Notre Dame’s Jerian Grant Plays as College Basketball’s Best

Notre Dame’s Jerian Grant Plays as College Basketball’s Best

Links to Sports IllustratedESPNNBC Sports and Fox Sports show wide praise for the of database to pinpoint a player’s value, but today announces major improvements to answer valid criticisms that have circulated at the annual MIT Sloan Sports Analytics Conference. You can say the same about Jerian Grant (pictured), who Value Add pegs as a possible Player of the Year candidate in the Top 25 table–just a year after being dismissed from Notre Dame.

Grant has been worth a 9.91 point swing for Notre Dame this year, a big enough impact that Notre Dame would be favored in just three ACC games instead of 10 if Grant did not play. Gonzaga’s Kevin Pangos has been even better, with a 10.94 Value Add on the table below. Four big improvements are being introduced today to make Value Add once again a precise measurement of each player’s value–those are reviewed below the table of the hottest 25 players to date. Until January we refer to the leaders as the “hottest” because this early one big game by a mid-major player against a great opponent can make the list–but by January the top players are mostly major conference players who have proven themselves over several tough games. 

Hottest 25 Players/Jersey No. Rank Team Ht Yr Off Def PG/Per Value Add
23 Zikiteran Woodley 1 Northwestern St. 6′ 2″ So 10.45 -0.64 SF+.55 11.64
24 Rayvonte Rice 2 Illinois 6′ 4″ Sr 7.41 -3.47 SF+.55 11.43
4 Kevin Pangos 3 Gonzaga 6′ 2″ Sr 9.82 -0.87 PG+.25 10.94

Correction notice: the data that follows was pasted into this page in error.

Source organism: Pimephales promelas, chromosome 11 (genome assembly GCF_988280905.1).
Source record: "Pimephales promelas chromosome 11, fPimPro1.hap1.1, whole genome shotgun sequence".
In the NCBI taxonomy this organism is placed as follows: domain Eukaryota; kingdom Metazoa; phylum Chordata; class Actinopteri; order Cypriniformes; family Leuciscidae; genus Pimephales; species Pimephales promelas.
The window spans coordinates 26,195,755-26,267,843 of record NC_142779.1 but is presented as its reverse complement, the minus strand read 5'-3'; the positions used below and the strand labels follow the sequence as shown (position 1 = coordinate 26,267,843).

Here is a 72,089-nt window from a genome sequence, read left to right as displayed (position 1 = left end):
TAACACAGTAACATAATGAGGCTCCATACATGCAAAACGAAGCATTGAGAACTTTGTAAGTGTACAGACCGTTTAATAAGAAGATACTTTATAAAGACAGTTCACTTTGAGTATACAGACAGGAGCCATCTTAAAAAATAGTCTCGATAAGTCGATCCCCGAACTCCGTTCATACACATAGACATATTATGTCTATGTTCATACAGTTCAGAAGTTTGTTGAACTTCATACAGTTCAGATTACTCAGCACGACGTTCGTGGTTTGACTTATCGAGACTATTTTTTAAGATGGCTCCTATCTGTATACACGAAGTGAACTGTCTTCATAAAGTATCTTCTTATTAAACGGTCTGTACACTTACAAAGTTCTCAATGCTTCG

23 Wesley Saunders 4 Harvard 6′ 5″ Sr 7.28 -3.09 SF+.55 10.92
3 Corey Hawkins 5 UC Davis 6′ 3″ Sr 8.78 -1.32 SG+.63 10.73
40 Josh Scott 6 Colorado 6′ 10″ Jr 9.64 -0.84 C+.04 10.52
20 Levi Randolph 7 Alabama 6′ 5″ Sr 9.48 -0.43 SF+.55 10.46
22 Jerian Grant 8 Notre Dame 6′ 5″ Sr 10.81 1.15 PG+.25 9.91
5 A.J. English 9 Iona 6′ 4″ Jr 8.95 -0.58 PG+.25 9.78
31 Ron Baker 10 Wichita St. 6′ 4″ Jr 7.24 -1.57 SG+.63 9.44
5 Traylin Farris 11 Incarnate Word 6′ 8″ Fr 7.76 -1.58 PF-.04 9.31
4 Sterling Gibbs 12 Seton Hall 6′ 2″ Jr 9.02 0.36 SG+.63 9.29
10 Sheldon McClellan 13 Miami FL 6′ 5″ Jr 7.53 -1.04 SF+.55 9.12
22 Drew Brandon 14 Eastern Washington 6′ 4″ Sr 6.77 -2.02 PG+.25 9.04
15 Alan Williams 15 UC Santa Barbara 6′ 8″ Sr 5.06 -3.91 C+.04 9.00
55 Egidijus Mockevicius 16 Evansville 6′ 10″ Jr 5.96 -2.90 C+.04 8.90
55 Delon Wright 17 Utah 6′ 5″ Sr 7.00 -1.60 PG+.25 8.85
11 Marcus Marshall 18 Missouri St. 6′ 3″ So 8.60 0.40 SF+.55 8.76
15 Willie Cauley-Stein 19 Kentucky (*1.5) 7′ 0 Jr 3.61 -2.18 C+.04 8.75
1 Isaiah Williams 20 Iona 6′ 7″ Jr 7.50 -1.17 PF-.04 8.62
1 Devin Booker 21 Kentucky (*1.5) 6′ 6″ Fr 4.18 -0.93 SG+.63 8.62
44 Frank Kaminsky 22 Wisconsin 7′ 0 Sr 5.94 -2.63 C+.04 8.61
13 Phil Forte 23 Oklahoma St. 5′ 11″ Jr 6.32 -1.60 SG+.63 8.55
22 Tim Huskisson 24 Northern Colorado 6′ 5″ Sr 7.50 -1.05 PF-.04 8.51
21 Emani Gant 25 Texas St. 6′ 8″ Jr 3.25 -5.24 PF-.04 8.45

The improvements to the system being introduced today are as follows:

1. VALUE ADD ADJUSTED FOR POSITION. Since the introduction of Value Add, the major criticism reported to me from MIT and other analytical circles has been the “PG/Per” rating that was added subjectively for points guards and perimeter defenders. Today that figure is being replaced by a precise adjustment based measuring the player against others who play the position. A rating of +3.0 Value Add is supposed to indicate a player is good enough to start for a major conference or very good mid-major team. In theory, this means a player would have to be one of the top 100 players at his position in college basketball.